GameStop holds the top score in video game retailing. The largest retailer of new and used games, hardware, entertainment software, and accessories boasts roughly 4,000 GameStop, EB Games, and Micromania branded stores in the US and 2,000-plus stores in Europe, Australia, and Canada. Its stores and e-commerce websites stock more than 6,000 video game related items, with more than half of its sales coming from new video game hardware and software. GameStop also sells downloadable add-on content from publishers, operates 1,300 smartphone retail locations under the AT&T, Cricket Wireless, Simply Mac, and Spring Mobile banners (which it is selling), and publishes video game magazine Game Informer .
By product, GameStop generates almost 30% of its total sales from new video game software, while more than 25% of sales came from pre-owned and value video game products and software. The rest of its sales came from new video game hardware sales (roughly 15% of sales), video game accessories (almost 10%), and Technology Brands (10%), among other sources. Beyond its stores, GameStop operates more than a dozen e-commerce sites.
The company is selling its smartphone retail business, which includes about 1,300 AT&T wireless stores, to retailer Prime Communications for $700 million.
GameStop has a presence in 14 countries worldwide, including 10 European countries, North America, and the Asia Pacific region. About 65% of its sales come from the US, while Europe generates 15%.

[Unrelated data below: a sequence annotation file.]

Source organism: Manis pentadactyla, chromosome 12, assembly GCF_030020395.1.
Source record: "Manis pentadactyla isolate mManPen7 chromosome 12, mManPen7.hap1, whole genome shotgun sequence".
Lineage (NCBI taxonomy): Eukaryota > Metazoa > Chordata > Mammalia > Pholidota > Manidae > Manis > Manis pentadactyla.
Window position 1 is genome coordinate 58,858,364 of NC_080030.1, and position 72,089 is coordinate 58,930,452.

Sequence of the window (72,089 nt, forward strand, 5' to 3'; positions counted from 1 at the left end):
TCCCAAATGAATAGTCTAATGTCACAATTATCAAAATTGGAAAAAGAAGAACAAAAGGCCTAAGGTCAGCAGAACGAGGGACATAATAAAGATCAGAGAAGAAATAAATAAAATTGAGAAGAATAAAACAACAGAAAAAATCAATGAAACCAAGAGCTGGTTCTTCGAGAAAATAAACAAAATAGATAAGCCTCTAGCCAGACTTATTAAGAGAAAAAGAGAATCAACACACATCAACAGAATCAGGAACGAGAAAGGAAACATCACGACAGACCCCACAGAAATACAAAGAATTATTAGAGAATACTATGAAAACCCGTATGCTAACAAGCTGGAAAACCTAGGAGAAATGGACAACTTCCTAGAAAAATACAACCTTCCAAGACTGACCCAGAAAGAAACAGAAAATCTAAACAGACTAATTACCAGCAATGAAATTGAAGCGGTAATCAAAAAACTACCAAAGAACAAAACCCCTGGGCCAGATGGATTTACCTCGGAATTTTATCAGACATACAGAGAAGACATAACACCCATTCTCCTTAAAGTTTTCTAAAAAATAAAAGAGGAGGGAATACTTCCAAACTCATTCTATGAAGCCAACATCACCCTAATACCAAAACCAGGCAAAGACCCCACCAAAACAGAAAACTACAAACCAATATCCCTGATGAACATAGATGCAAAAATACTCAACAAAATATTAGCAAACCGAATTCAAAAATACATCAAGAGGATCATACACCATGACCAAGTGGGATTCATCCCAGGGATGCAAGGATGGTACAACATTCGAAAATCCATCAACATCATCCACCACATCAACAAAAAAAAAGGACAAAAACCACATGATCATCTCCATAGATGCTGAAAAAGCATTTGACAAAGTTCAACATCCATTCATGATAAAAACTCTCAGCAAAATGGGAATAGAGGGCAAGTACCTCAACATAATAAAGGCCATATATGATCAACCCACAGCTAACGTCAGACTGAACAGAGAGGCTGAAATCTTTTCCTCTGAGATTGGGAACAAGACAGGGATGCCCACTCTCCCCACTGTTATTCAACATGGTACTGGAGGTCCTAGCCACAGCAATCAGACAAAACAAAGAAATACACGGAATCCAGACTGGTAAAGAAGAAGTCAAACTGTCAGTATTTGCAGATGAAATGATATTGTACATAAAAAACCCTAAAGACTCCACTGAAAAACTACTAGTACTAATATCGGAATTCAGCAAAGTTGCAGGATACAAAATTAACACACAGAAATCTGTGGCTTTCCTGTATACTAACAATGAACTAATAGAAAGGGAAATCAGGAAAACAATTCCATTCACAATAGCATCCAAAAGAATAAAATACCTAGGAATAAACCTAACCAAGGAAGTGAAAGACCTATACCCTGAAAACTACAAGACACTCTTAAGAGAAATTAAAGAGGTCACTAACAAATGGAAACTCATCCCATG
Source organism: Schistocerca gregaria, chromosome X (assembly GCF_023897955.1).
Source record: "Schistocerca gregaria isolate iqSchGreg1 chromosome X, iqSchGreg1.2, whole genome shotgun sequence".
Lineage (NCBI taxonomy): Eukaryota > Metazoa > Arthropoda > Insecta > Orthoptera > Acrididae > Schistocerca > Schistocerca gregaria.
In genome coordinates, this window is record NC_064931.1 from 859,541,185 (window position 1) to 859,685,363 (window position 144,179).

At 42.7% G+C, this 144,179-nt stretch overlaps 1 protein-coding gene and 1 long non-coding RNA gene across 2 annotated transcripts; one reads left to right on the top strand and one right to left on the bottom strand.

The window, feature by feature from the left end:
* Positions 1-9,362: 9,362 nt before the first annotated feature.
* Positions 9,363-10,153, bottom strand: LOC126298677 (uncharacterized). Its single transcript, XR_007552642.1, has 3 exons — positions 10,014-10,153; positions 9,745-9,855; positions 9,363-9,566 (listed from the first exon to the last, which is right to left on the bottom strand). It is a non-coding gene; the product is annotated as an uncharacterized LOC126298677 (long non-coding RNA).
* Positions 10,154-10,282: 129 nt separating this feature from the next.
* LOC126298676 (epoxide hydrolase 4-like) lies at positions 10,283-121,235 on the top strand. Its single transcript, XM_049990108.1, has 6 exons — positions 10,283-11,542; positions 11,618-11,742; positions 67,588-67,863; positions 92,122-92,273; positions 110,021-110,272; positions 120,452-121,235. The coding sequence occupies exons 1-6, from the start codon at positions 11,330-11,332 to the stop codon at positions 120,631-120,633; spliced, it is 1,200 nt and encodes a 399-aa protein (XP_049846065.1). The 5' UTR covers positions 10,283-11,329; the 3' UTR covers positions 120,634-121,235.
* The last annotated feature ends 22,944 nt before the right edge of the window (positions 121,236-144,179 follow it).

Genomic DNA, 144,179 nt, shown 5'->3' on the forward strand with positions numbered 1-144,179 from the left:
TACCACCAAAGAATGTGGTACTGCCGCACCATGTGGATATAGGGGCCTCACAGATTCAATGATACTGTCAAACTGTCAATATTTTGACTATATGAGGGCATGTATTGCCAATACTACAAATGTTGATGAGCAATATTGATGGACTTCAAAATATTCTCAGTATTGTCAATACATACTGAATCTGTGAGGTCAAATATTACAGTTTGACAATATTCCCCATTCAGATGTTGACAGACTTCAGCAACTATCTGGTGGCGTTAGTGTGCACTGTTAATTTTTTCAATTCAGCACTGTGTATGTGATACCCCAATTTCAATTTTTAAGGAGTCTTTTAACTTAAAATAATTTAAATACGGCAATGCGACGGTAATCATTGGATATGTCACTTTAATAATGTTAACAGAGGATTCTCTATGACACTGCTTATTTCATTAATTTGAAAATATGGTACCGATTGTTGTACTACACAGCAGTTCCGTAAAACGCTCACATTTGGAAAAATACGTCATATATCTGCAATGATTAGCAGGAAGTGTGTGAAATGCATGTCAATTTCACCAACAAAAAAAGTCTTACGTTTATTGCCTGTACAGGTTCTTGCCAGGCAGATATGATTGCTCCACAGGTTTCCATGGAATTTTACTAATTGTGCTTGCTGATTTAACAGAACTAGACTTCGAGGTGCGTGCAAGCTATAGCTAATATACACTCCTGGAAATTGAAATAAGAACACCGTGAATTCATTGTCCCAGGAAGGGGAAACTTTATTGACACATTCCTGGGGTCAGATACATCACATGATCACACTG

Sales and Marketing
GameStop considers itself a destination location for gamers. It develops relationships with video game enthusiasts through its PowerUp Rewards loyalty program by allowing US consumers to trade in used video games for store credits on future purchases in its stores, on its US website, and on Kongregate.com.
Its PowerUp Rewards program provides members with the opportunity to earn unique video game related rewards not available through any other retailer. Vendors also participate in this program to increase the sales of their individual products. It also has loyalty programs in France, Italy, Germany, Australia, and Spain. Altogether, its various loyalty programs total more than 46 million members.
GameStop uses in-store marketing efforts like window displays and signs to attract customers and promote its products. Inside stores, it features selected products through the use of vendor displays, or preview videos, signs, catalogs, point-of-purchase materials, and end-cap displays. These advertising efforts are designed to increase the initial sales of new titles.
GameStop's revenues declined 8% from $9.4 billion in 2016 to $8.6 billion in 2017. This was due to a decrease in comparable store sales of 11% compared to the prior year.
The decrease in comparable store sales in 2017 was primarily the result of a 28% decrease in sales of video game hardware and a 14% drop in software sales. Hardware suffered from a reduction in selling price of certain models as the console cycle for popular products (such as the PlayStation 4 or Xbox One) matures. Software sales dipped due to weaker new title releases in 2017.
These decreases were partially offset by a 52% surge in Technology Brands sales and a 60% spike in collectibles sales as a result of the company's diversification efforts.